g. Estimating flight model parameters

To predict vehicle motion relative to in situ water velocities using the HDM, accurate determination of flight model and buoyancy parameters is required. Using the steady version of (1) with the bulk formula parameterizations (3) and (4) for lift and drag leads to an expression for dynamic pressure:
q=Bsinθ2l2bqs{1+14cbqsa2tan2θ}.
Given a set of assumed values of the flight model parameters and measured pitch ϕ and buoyancy B, Eq. (10) can be iteratively solved with ϕ as an initial guess for θ to converge to steady flight model predictions of q, θ, U, and W. Estimation of the flight model parameters is accomplished by a multivariable optimization that minimizes a statistical cost function constructed from multiple realizations of observed values of pitch and buoyancy, typically over multiple profiles (Eriksen et al. 2001). Customarily the cost function has been based on the misfit between observed and predicted vertical velocity W (Frajka-Williams et al. 2011). (The former, of course, neglects water vertical motions such as those due to internal gravity waves, a principal source of the difference.)

Establishing accurate buoyancy parameters, especially the vehicle’s maximum volume V0, is critical to obtaining accurate speed and position estimates based on the hydrodynamic model. If the estimated value of V0 is, for example, too high, the vehicle will appear less dense and hence more buoyant. Thus, the predicted dive speeds will appear slower and predicted climb speeds will appear faster than actual, leading to rapidly growing position errors during the dive only to improve equally rapidly on the climb.

The appendix describes the automated system used to accurately estimate the flight and buoyancy parameters. Table 1 lists the flight parameters employed to analyze this deployment. The lift and drag parameters were estimated using a subset of the tracked profiles that straddled an ebb–flood cycle to reduce any directional tidal impact on the estimates (Fig. 3). The lift parameter is 63% smaller and the drag parameter is 70% larger than default Seaglider values established by regressions over numerous previous deployments. The increased drag parameter for this deployment is consistent with the vehicle carrying several experimental sensors providing significant additional drag elements. Other parameter values are Seaglider defaults, appropriate for this shallow deployment.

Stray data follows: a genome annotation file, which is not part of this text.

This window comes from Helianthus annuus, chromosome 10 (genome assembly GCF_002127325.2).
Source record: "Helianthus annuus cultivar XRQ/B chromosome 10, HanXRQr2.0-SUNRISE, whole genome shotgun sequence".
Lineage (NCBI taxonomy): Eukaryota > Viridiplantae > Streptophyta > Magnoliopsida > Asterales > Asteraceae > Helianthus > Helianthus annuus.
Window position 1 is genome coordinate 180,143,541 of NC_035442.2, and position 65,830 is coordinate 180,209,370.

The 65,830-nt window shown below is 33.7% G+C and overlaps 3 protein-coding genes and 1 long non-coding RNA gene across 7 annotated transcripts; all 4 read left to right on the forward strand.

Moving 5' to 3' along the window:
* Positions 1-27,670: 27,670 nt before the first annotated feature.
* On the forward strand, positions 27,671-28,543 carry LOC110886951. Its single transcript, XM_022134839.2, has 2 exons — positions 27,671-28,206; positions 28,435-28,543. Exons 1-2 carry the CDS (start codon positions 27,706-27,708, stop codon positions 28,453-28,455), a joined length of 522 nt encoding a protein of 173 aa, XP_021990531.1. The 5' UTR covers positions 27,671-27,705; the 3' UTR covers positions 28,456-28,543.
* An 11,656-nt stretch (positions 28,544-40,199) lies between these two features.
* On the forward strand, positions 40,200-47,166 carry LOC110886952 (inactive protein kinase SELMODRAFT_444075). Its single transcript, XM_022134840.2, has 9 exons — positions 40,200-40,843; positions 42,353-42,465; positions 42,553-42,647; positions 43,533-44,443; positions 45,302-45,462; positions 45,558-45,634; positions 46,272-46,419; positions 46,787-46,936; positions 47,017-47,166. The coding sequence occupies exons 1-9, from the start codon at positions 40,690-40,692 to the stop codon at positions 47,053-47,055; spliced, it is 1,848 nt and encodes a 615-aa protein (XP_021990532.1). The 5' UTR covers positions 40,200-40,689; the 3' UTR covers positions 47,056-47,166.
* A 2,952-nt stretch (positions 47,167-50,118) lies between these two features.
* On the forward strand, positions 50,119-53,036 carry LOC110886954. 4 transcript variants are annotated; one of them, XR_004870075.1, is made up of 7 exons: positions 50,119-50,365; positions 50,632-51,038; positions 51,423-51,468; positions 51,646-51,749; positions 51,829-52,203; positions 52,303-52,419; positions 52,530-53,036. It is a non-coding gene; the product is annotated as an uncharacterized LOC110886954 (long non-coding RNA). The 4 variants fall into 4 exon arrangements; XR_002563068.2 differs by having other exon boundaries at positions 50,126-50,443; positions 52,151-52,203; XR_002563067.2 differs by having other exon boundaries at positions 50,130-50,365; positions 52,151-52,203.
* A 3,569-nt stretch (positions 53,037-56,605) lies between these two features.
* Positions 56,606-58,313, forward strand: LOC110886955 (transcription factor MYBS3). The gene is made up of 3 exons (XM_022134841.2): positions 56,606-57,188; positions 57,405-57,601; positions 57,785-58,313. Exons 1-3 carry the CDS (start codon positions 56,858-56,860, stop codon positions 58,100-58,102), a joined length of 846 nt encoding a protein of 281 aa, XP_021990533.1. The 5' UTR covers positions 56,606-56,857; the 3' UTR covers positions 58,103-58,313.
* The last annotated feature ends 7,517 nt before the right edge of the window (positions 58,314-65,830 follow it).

Table 1.

HDM flight parameters for SG653 in Dabob Bay, September 2018.

Table 1.
Fig. 3.
Fig. 3.

Lift and drag error estimates for SG653 in Dabob Bay, September 2018. The red circled × indicates the lift–drag pair that minimized the RMS value of the vertical velocities of the combined profiles (0.622 cm s−1). Contours show the difference in expected RMS of measured vs predicted vertical velocity from the minimum value, contoured at an interval of 0.2 up to 0.8 cm s−1. The green circled × indicates the default lift–drag pair for Seagliders carrying a standard instrument package. Black × symbols indicate stalled solutions.

Citation: Journal of Atmospheric and Oceanic Technology 38, 6; 10.1175/JTECH-D-20-0091.1

h. An alternative model during steady flight

During steady flight, the buoyancy term can be eliminated from the flight model and vehicle speeds can be estimated based solely on measured vehicle vertical velocity and pitch. This variant, called the “glide slope” model (GSM) in Van Uffelen et al. (2016), which also requires an accurate estimate of the lift and drag parameters, is used by Todd et al. (2017) and Rudnick et al. (2018).

Using the steady version of (1) together with (3) and (4) eliminates dependence on buoyancy B, giving
cα2+aαtanθ+bqs=0,
an equation quadratic in attack angle α. For known values of the flight model parameters a, b, c, and s, glide slope angle θ can be found by iterative solution to the transcendental equation for the root of Eq. (11), given knowledge of pitch angle ϕ, and, in the case s ≠ 0, vertical speed component W:
ϕ=θatanθ2c{114bca2tan2θ[ρW22sin2θ]s}.
Solutions are valid for attack angles such that the discriminant in Eq. (12) is positive. That is, the limiting (stall) attack angle αs is
αs=bqscθ|θ|.